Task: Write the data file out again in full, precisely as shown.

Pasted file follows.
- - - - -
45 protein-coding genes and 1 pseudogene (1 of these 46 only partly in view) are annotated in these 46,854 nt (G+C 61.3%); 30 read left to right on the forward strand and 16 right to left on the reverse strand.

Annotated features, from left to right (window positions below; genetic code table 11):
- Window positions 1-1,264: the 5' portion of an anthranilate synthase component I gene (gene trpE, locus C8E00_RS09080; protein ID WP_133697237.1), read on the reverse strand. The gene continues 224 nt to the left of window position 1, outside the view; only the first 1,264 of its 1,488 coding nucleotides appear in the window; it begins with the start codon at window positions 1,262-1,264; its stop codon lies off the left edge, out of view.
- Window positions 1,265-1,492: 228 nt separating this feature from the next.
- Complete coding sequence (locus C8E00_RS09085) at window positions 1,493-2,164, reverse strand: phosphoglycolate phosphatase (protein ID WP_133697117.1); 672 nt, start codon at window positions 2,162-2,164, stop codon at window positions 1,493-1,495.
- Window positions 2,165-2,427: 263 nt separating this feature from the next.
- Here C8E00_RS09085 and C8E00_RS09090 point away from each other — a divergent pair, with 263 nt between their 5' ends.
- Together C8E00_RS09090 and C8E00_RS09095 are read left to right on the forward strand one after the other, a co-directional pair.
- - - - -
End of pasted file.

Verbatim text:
45 protein-coding genes and 1 pseudogene (1 of these 46 only partly in view) are annotated in these 46,854 nt (G+C 61.3%); 30 read left to right on the forward strand and 16 right to left on the reverse strand.

Annotated features, from left to right (window positions below; genetic code table 11):
- Window positions 1-1,264: the 5' portion of an anthranilate synthase component I gene (gene trpE, locus C8E00_RS09080; protein ID WP_133697237.1), read on the reverse strand. The gene continues 224 nt to the left of window position 1, outside the view; only the first 1,264 of its 1,488 coding nucleotides appear in the window; it begins with the start codon at window positions 1,262-1,264; its stop codon lies off the left edge, out of view.
- Window positions 1,265-1,492: 228 nt separating this feature from the next.
- Complete coding sequence (locus C8E00_RS09085) at window positions 1,493-2,164, reverse strand: phosphoglycolate phosphatase (protein ID WP_133697117.1); 672 nt, start codon at window positions 2,162-2,164, stop codon at window positions 1,493-1,495.
- Window positions 2,165-2,427: 263 nt separating this feature from the next.
- Here C8E00_RS09085 and C8E00_RS09090 point away from each other — a divergent pair, with 263 nt between their 5' ends.
- Together C8E00_RS09090 and C8E00_RS09095 are read left to right on the forward strand one after the other, a co-directional pair.